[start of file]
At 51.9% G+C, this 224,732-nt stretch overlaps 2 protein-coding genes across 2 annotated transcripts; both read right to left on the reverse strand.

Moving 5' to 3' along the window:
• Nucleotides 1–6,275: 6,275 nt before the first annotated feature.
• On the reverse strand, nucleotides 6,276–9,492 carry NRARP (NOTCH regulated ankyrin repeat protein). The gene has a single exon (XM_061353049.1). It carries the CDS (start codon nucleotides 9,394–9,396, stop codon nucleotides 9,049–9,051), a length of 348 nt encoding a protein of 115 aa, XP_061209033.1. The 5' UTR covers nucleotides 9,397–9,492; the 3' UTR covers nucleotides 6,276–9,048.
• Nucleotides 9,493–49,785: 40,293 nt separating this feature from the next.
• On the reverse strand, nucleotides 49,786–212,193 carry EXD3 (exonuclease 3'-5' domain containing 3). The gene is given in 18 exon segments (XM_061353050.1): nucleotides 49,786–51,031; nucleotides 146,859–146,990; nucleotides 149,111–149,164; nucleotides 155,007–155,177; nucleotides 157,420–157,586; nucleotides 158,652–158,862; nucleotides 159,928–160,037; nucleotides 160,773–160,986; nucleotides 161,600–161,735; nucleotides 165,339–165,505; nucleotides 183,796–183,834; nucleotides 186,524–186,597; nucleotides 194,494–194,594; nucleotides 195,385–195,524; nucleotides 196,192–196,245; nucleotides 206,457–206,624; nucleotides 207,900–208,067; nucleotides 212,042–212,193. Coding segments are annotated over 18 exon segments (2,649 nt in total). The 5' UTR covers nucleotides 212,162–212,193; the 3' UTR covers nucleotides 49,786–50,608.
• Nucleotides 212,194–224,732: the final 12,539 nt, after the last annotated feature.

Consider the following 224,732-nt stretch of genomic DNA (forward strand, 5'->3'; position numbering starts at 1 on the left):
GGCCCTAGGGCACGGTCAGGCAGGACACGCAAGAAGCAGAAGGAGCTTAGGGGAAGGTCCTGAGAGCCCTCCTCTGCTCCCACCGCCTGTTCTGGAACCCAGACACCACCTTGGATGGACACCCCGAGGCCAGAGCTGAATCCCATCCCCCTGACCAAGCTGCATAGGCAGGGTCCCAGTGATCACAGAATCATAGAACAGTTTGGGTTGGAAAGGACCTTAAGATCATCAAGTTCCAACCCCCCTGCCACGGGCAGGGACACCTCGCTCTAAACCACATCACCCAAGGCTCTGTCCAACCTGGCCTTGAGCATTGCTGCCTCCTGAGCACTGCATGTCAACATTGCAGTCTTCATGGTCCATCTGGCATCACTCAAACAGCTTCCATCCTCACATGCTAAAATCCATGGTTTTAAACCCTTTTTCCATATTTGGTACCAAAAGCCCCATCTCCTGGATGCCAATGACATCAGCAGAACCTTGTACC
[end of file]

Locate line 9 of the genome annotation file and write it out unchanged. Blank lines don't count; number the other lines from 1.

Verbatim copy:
GGCCCTAGGGCACGGTCAGGCAGGACACGCAAGAAGCAGAAGGAGCTTAGGGGAAGGTCCTGAGAGCCCTCCTCTGCTCCCACCGCCTGTTCTGGAACCCAGACACCACCTTGGATGGACACCCCGAGGCCAGAGCTGAATCCCATCCCCCTGACCAAGCTGCATAGGCAGGGTCCCAGTGATCACAGAATCATAGAACAGTTTGGGTTGGAAAGGACCTTAAGATCATCAAGTTCCAACCCCCCTGCCACGGGCAGGGACACCTCGCTCTAAACCACATCACCCAAGGCTCTGTCCAACCTGGCCTTGAGCATTGCTGCCTCCTGAGCACTGCATGTCAACATTGCAGTCTTCATGGTCCATCTGGCATCACTCAAACAGCTTCCATCCTCACATGCTAAAATCCATGGTTTTAAACCCTTTTTCCATATTTGGTACCAAAAGCCCCATCTCCTGGATGCCAATGACATCAGCAGAACCTTGTACC